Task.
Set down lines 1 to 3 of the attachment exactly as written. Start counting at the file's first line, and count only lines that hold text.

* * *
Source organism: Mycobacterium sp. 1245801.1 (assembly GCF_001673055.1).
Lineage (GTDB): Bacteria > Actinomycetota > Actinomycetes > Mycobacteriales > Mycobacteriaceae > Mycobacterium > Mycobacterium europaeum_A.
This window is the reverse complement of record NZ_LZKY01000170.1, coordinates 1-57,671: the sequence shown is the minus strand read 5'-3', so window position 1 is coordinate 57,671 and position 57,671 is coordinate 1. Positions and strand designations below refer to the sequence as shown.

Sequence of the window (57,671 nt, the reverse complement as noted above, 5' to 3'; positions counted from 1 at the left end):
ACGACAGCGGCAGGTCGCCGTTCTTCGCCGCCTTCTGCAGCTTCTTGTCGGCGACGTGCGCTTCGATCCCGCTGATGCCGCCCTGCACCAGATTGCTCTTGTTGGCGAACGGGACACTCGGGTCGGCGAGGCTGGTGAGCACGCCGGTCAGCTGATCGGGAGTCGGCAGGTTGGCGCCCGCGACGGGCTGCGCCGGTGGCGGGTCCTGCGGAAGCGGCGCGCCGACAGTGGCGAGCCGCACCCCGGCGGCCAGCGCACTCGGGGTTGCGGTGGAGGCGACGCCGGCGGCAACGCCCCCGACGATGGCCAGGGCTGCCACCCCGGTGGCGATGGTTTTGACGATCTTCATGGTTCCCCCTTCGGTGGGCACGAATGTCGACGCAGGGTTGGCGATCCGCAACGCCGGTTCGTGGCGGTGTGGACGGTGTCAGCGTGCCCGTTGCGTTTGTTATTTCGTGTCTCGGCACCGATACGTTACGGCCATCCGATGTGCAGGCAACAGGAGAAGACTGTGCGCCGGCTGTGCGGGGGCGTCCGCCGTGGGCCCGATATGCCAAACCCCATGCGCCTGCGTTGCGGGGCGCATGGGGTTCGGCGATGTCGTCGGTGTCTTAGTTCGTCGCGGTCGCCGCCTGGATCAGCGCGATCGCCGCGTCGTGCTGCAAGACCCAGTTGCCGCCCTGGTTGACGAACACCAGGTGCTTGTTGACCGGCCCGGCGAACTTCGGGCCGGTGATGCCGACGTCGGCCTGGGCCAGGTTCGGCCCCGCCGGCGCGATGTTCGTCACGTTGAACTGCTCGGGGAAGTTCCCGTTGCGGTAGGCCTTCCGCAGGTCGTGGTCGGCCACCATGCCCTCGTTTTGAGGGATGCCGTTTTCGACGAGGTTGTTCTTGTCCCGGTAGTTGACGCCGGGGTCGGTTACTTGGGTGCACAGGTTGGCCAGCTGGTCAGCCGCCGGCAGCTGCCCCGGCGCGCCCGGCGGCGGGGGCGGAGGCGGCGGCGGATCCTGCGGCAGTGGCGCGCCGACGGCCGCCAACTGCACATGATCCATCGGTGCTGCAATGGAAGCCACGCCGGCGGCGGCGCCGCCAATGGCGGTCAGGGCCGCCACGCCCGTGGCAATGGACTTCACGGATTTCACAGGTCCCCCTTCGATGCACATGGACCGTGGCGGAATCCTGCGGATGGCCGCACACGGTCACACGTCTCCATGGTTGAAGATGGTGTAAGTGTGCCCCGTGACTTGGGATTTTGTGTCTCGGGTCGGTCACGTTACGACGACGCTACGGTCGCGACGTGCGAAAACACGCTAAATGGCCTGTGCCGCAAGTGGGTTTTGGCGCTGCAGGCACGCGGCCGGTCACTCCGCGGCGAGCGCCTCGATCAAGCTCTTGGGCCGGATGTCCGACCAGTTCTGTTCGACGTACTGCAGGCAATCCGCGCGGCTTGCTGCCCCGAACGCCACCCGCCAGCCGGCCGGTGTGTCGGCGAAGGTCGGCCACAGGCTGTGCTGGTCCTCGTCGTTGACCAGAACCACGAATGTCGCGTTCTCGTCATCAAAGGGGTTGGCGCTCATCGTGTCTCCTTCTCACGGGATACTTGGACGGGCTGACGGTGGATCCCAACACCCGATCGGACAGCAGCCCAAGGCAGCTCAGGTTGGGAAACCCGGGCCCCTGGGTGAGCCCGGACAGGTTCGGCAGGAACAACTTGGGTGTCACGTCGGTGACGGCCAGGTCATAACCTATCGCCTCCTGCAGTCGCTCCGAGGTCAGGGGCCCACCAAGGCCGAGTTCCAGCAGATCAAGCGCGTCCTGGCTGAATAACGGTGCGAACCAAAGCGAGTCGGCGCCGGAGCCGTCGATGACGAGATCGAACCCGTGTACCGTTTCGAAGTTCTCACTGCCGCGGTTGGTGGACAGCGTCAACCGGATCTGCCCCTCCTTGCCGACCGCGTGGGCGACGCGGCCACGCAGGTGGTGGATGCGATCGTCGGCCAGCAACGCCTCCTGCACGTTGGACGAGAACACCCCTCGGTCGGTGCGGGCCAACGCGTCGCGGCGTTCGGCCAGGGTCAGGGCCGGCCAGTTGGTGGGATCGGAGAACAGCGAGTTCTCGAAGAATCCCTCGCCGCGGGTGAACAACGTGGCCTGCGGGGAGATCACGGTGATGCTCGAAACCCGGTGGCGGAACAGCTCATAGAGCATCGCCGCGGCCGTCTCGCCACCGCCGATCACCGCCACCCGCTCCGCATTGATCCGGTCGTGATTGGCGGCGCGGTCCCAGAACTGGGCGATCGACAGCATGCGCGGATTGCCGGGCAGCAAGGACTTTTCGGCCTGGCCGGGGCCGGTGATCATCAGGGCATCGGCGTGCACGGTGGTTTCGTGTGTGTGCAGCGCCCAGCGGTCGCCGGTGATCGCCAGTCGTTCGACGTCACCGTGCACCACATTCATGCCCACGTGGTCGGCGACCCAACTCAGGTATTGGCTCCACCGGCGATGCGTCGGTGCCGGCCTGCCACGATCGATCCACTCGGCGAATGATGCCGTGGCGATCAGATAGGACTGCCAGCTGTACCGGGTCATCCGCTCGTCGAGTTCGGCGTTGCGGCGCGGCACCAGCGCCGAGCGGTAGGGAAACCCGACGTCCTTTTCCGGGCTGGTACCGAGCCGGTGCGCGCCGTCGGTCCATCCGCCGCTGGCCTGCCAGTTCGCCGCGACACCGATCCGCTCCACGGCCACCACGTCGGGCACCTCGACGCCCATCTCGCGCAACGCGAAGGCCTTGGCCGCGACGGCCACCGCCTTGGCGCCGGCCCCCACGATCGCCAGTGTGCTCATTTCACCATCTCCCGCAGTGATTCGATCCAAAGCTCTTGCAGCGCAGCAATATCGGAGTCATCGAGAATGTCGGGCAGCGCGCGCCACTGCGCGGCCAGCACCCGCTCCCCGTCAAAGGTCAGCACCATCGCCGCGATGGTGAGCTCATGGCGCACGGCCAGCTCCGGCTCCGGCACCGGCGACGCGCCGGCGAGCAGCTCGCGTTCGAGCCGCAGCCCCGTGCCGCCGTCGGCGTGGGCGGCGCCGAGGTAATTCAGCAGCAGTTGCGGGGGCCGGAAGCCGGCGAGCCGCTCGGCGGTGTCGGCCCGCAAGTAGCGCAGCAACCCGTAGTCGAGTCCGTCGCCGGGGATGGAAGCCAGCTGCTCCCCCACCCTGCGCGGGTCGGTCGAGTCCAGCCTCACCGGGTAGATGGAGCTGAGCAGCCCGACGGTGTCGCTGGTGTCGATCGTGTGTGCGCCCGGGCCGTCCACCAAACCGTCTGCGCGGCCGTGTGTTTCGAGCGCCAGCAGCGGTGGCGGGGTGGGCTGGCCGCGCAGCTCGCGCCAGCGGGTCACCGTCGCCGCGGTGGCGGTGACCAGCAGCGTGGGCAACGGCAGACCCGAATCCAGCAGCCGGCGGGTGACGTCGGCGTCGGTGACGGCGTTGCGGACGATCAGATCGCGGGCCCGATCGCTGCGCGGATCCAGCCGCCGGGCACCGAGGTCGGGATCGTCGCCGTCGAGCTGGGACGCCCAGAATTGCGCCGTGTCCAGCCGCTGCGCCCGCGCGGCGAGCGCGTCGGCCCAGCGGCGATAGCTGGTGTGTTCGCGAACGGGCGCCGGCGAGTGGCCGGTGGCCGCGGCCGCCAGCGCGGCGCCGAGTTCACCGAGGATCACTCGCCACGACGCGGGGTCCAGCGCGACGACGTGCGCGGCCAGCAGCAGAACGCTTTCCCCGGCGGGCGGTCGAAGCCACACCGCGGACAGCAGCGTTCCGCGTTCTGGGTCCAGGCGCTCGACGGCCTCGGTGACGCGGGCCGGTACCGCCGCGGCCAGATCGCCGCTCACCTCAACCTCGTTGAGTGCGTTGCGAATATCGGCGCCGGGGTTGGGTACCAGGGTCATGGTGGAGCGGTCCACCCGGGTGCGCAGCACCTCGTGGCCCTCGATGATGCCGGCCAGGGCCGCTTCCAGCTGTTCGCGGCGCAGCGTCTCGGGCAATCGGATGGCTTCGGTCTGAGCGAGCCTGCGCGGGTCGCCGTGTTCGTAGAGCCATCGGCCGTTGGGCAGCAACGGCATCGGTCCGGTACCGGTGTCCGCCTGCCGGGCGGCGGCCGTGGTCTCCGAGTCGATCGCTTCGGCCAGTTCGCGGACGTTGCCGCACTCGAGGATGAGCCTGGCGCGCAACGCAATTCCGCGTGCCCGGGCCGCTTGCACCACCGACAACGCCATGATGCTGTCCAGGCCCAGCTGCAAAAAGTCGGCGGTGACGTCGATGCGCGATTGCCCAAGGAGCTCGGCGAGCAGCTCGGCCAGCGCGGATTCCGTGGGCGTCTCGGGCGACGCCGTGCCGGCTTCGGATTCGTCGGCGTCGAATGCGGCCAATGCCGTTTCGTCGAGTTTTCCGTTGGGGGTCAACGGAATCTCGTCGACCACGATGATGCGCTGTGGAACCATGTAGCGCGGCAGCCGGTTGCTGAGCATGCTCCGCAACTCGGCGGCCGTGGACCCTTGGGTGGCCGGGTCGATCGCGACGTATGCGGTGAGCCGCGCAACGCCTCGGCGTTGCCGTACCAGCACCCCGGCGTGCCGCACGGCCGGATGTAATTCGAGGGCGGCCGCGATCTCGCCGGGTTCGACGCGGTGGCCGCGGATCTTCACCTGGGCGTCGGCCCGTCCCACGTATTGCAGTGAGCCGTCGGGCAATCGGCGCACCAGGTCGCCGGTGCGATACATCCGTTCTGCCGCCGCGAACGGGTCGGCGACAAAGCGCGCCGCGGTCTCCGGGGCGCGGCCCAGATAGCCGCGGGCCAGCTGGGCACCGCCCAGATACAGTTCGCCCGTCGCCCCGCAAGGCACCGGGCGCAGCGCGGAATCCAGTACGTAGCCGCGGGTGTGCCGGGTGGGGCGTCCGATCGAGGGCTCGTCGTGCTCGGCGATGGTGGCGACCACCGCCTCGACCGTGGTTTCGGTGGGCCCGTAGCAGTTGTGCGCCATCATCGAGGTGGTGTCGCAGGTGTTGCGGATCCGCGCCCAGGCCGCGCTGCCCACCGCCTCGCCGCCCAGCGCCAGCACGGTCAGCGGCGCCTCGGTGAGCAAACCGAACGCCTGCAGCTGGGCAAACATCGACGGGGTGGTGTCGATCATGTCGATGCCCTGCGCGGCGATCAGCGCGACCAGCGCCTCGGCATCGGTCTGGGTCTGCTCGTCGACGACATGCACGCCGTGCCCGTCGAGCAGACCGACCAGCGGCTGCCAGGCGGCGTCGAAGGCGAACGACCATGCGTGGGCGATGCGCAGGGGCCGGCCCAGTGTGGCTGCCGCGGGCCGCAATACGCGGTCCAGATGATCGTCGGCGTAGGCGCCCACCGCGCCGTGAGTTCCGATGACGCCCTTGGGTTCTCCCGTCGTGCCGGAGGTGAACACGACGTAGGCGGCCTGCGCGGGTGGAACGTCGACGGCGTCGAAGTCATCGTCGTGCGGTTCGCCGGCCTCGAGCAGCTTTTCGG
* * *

Source organism: Mycobacterium sp. 1245801.1 (assembly GCF_001673055.1).
Lineage (GTDB): Bacteria > Actinomycetota > Actinomycetes > Mycobacteriales > Mycobacteriaceae > Mycobacterium > Mycobacterium europaeum_A.
This window is the reverse complement of record NZ_LZKY01000170.1, coordinates 1-57,671: the sequence shown is the minus strand read 5'-3', so window position 1 is coordinate 57,671 and position 57,671 is coordinate 1. Positions and strand designations below refer to the sequence as shown.